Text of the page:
Date of Award
Master of Science (MS)
Biomedical and Chemical Engineering and Sciences
J. R. Brenner
Current surgical alternatives for treating coronary artery diseases are limited in patients with systemic vascular diseases due to unavailability of suitable autologous vessels. The overall goal of this research project is to develop an appropriate tissue engineered vascular grafts (TEVGs) for small-diameter (<6 mm) arteries. Current grafts fail from intimal hyperplasia, caused by hyperproliferation of the smooth muscle cells (SMCs), and graft thrombosis, caused by lack of functional endothelium. Formation of the endothelium, and production of pro-inflammatory species that limits the long term patency, are partially due to the accumulation of oxidized lipid species. In this study, the scaffold composition was systematically varied to assess the inflammatory response and lipid oxidation levels in a rat peritoneal model. Specifically, we determined the collagen to PCL ratio required to limit the production of pro-inflammatory species, while maintaining the required mechanical strength for vascular grafts. Electrospun conduits were prepared from 0%, 10%, and 25% blends of collagen/ PCL (w/w) and implanted in the rat peritoneal cavity for 4 weeks. The results of the study showed that scaffold composition can be varied while keeping the fiber diameter similar. Results from 10% blend conduits showed significantly higher expression for contractile markers compared to the 25% and 0% blend conditions. In general, adding collagen to the PCL conduits reduced the accumulation of oxidized species within the implanted conduits. All conduits exhibited sufficient tensile strength post- implantation. In conclusion, these results demonstrate that introducing 10% collagen into electrospun scaffolds limits the pro-inflammatory characteristics of the recruited peritoneal cells that can potentially improve patency of the TEVGs.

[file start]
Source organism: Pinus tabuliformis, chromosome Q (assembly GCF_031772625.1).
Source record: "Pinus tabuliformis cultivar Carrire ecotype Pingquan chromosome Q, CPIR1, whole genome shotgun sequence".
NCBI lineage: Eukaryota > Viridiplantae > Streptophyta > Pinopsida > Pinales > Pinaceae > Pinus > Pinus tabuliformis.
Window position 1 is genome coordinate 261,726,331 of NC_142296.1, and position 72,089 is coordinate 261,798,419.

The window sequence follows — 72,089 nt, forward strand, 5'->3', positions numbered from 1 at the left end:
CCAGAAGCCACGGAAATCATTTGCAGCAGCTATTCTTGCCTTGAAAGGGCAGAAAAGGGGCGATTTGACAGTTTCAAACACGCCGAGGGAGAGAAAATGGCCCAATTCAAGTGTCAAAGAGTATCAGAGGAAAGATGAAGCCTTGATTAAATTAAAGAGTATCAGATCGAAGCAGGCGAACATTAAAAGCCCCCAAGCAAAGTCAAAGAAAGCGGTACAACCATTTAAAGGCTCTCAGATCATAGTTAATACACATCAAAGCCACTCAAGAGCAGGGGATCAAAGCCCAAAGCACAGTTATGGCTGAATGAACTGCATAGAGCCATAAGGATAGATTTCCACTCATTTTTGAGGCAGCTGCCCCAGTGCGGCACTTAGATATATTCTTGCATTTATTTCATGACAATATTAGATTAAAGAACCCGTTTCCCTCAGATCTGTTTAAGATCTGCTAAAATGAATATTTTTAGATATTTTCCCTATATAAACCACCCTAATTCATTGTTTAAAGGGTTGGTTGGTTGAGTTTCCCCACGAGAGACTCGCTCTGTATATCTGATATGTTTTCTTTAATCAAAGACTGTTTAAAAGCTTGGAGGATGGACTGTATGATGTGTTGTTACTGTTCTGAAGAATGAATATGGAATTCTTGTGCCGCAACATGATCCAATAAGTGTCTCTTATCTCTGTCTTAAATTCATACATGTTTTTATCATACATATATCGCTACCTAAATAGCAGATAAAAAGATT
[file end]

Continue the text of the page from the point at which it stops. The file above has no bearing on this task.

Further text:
Birthare, Karamveer, "Impact of Collagen-Incorporation within Electrospun Vascular Conduits on the Inflammatory Response and Conduit Mechanics" (2015). Theses and Dissertations. 542.